Thurgood Marshall

Thurgood
Marshall
1908
1993

American Jurist, Associate Justice of the United States Supreme Court and first African-American Justice

Author Quotes

None of us got where we are solely by pulling ourselves up by our bootstraps. We got here because somebody — a parent, a teacher, an Ivy League crony, or a few nuns — bent down and helped us pick up our boots.

[Jurors who are opposed to capital punishment are] more likely to believe that a defendant's failure to testify is indicative of his guilt, more hostile to the insanity defense, more mistrustful of defense attorneys and less concerned about the danger of erroneous convictions.

Nothing can be more notorious than the calumnies and invectives with which the wisest measures and most virtuous characters of The United States have been pursued and traduced [by American newspapers].

A child born to a black mother in a state like Mississippi . . . has the same rights as a white baby born to the wealthiest person in the United States. It's not true, but I challenge anyone to say it is not a goal worth working for.

Our whole constitutional heritage rebels at the thought of giving government the power to control men's minds.

Certain people have a way of saying things that shake us at the core. Even when the words do not seem harsh or offensive, the impact is shattering. What we could be experiencing is the intent behind the words. When we intend to do good, we do. When we intend to do harm, it happens. What each of us must come to realize is that our intent always comes through. We cannot sugarcoat the feelings in our heart of hearts. The emotion is the energy that motivates. We cannot ignore what we really want to create. We should be honest and do it the way we feel it. What we owe to ourselves and everyone around is to examine the reasons of our true intent.

Some may more quietly commemorate the suffering, struggle, and sacrifice that has triumphed over much of what was wrong with the original document, and observe the anniversary with hopes not realized and promises not fulfilled. I plan to celebrate the bicentennial of the Constitution as a living document, including the Bill of Rights and the other amendments protecting individual freedoms and human rights.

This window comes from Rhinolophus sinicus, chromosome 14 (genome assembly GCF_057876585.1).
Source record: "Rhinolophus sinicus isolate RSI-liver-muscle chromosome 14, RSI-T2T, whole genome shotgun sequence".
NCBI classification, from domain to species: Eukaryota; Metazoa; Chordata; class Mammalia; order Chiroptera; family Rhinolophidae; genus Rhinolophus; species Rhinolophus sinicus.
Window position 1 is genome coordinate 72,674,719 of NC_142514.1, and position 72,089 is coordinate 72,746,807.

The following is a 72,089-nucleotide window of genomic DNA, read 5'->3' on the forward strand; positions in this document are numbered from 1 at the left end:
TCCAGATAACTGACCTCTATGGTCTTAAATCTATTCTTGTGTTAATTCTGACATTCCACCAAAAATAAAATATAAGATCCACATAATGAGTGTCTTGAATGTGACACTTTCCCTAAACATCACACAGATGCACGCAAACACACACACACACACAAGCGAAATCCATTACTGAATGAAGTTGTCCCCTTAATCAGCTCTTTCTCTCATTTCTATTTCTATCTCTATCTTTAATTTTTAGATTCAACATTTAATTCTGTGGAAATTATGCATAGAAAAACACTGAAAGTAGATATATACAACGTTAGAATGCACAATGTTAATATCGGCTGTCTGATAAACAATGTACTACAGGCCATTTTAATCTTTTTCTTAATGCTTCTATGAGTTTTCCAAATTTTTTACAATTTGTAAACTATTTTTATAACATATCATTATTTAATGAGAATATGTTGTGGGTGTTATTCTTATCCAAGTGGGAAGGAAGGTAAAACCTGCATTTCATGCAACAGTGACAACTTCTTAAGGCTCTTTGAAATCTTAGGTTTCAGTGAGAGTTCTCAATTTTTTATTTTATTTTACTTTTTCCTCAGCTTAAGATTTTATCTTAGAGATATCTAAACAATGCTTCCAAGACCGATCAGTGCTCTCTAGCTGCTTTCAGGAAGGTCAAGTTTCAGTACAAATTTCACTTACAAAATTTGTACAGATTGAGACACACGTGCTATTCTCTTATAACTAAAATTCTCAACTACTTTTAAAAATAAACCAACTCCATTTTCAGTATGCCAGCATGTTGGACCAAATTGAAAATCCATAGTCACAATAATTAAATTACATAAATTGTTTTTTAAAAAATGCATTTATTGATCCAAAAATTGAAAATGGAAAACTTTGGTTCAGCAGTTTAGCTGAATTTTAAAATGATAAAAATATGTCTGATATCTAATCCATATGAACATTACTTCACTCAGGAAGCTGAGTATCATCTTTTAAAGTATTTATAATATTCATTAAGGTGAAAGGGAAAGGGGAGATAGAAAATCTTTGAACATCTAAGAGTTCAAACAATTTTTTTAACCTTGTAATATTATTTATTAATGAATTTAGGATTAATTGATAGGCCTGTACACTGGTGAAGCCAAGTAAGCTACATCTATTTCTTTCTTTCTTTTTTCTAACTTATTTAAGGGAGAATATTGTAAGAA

Customary greeting to Chief Justice Warren E. Burger, “What's shaking, chiefy baby?”

Sometimes history takes things into its own hands.

Ending racial discrimination in jury selection can be accomplished only by eliminating peremptory challenges entirely.

Surely the fact that a uniformed police officer is wearing his hair below his collar will make him no less identifiable as a policeman.

Even if all parties approach the court's mandate with the best of conscious intentions,... that mandate requires them to confront and overcome their own racism on all levels — a challenge I doubt all of them can meet.

The ban directly hampers the party's ability to spread its message and hamstrings voters seeking to inform themselves about the candidates and issues,

History teaches that grave threats to liberty often come in times of urgency, when constitutional rights seem too extravagant to endure.

The equal protection clause does not require proportional representation, ... meaningless ballots.

I have a lifetime appointment and I intend to serve it. I expect to die at 110, shot by a jealous husband.

The government they devised was defective from the start, requiring several amendments, a civil war, and major social transformations to attain the system of constitutional government and its respect for the freedoms and individual rights, we hold as fundamental today.

I wish I could say that racism and prejudice were only distant memories. We must dissent from the indifference. We must dissent from the apathy. We must dissent from the fear, the hatred and the mistrust… We must dissent because America can do better, because America has no choice but to do better.

The measure of a country's greatness is its ability to retain compassion in times of crisis.

If the 1st Amendment means anything, it means that a state has no business telling a man, sitting alone in his own house, what books he may read or what films he may watch.

The United States has been called the melting pot of the world. But it seems to me that the colored man either missed getting into the pot or he got melted down.

I'm the world's original gradualist. I just think ninety-odd years is gradual enough.

Today's Constitution is a realistic document of freedom only because of several corrective amendments. Those amendments speak to a sense of decency and fairness that I and other Blacks cherish.

In recognizing the humanity of our fellow beings, we pay ourselves the highest tribute.

We can always stick together when we are losing, but tend to find means of breaking up when we're winning.

Author Picture
First Name
Thurgood
Last Name
Marshall
Birth Date
1908
Death Date
1993
Bio

American Jurist, Associate Justice of the United States Supreme Court and first African-American Justice